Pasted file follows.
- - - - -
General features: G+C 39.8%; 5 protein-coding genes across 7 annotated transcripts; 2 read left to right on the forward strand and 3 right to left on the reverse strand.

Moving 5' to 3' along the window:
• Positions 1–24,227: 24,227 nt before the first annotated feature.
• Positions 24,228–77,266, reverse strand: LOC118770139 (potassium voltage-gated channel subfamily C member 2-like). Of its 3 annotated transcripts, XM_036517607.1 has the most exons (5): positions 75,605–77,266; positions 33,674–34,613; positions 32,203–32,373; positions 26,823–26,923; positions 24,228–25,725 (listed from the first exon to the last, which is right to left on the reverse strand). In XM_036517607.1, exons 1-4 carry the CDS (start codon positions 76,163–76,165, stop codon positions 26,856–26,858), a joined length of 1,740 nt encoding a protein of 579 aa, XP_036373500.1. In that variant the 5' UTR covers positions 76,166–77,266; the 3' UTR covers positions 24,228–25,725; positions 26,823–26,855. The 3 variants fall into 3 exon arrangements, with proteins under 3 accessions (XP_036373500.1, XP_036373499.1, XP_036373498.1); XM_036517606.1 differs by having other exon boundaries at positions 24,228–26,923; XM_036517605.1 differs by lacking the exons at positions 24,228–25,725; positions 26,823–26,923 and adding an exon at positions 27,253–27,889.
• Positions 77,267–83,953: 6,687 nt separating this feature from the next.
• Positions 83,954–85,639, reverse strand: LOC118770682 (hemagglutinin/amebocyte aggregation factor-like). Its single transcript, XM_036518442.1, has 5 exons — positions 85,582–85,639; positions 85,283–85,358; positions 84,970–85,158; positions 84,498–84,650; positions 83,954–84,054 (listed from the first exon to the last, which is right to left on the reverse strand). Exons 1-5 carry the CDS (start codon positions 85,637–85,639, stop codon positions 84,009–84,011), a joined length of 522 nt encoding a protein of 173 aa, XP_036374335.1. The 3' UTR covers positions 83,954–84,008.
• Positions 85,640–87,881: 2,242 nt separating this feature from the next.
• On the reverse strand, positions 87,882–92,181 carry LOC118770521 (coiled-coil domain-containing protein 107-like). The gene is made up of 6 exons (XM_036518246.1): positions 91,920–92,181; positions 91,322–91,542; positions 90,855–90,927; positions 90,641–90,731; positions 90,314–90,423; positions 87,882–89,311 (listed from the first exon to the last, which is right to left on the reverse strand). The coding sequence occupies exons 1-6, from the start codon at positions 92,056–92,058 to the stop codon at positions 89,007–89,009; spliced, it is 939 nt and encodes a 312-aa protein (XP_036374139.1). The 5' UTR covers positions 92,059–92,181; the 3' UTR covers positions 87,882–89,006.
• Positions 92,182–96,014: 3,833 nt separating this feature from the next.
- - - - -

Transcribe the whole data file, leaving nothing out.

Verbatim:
General features: G+C 39.8%; 5 protein-coding genes across 7 annotated transcripts; 2 read left to right on the forward strand and 3 right to left on the reverse strand.

Moving 5' to 3' along the window:
• Positions 1–24,227: 24,227 nt before the first annotated feature.
• Positions 24,228–77,266, reverse strand: LOC118770139 (potassium voltage-gated channel subfamily C member 2-like). Of its 3 annotated transcripts, XM_036517607.1 has the most exons (5): positions 75,605–77,266; positions 33,674–34,613; positions 32,203–32,373; positions 26,823–26,923; positions 24,228–25,725 (listed from the first exon to the last, which is right to left on the reverse strand). In XM_036517607.1, exons 1-4 carry the CDS (start codon positions 76,163–76,165, stop codon positions 26,856–26,858), a joined length of 1,740 nt encoding a protein of 579 aa, XP_036373500.1. In that variant the 5' UTR covers positions 76,166–77,266; the 3' UTR covers positions 24,228–25,725; positions 26,823–26,855. The 3 variants fall into 3 exon arrangements, with proteins under 3 accessions (XP_036373500.1, XP_036373499.1, XP_036373498.1); XM_036517606.1 differs by having other exon boundaries at positions 24,228–26,923; XM_036517605.1 differs by lacking the exons at positions 24,228–25,725; positions 26,823–26,923 and adding an exon at positions 27,253–27,889.
• Positions 77,267–83,953: 6,687 nt separating this feature from the next.
• Positions 83,954–85,639, reverse strand: LOC118770682 (hemagglutinin/amebocyte aggregation factor-like). Its single transcript, XM_036518442.1, has 5 exons — positions 85,582–85,639; positions 85,283–85,358; positions 84,970–85,158; positions 84,498–84,650; positions 83,954–84,054 (listed from the first exon to the last, which is right to left on the reverse strand). Exons 1-5 carry the CDS (start codon positions 85,637–85,639, stop codon positions 84,009–84,011), a joined length of 522 nt encoding a protein of 173 aa, XP_036374335.1. The 3' UTR covers positions 83,954–84,008.
• Positions 85,640–87,881: 2,242 nt separating this feature from the next.
• On the reverse strand, positions 87,882–92,181 carry LOC118770521 (coiled-coil domain-containing protein 107-like). The gene is made up of 6 exons (XM_036518246.1): positions 91,920–92,181; positions 91,322–91,542; positions 90,855–90,927; positions 90,641–90,731; positions 90,314–90,423; positions 87,882–89,311 (listed from the first exon to the last, which is right to left on the reverse strand). The coding sequence occupies exons 1-6, from the start codon at positions 92,056–92,058 to the stop codon at positions 89,007–89,009; spliced, it is 939 nt and encodes a 312-aa protein (XP_036374139.1). The 5' UTR covers positions 92,059–92,181; the 3' UTR covers positions 87,882–89,006.
• Positions 92,182–96,014: 3,833 nt separating this feature from the next.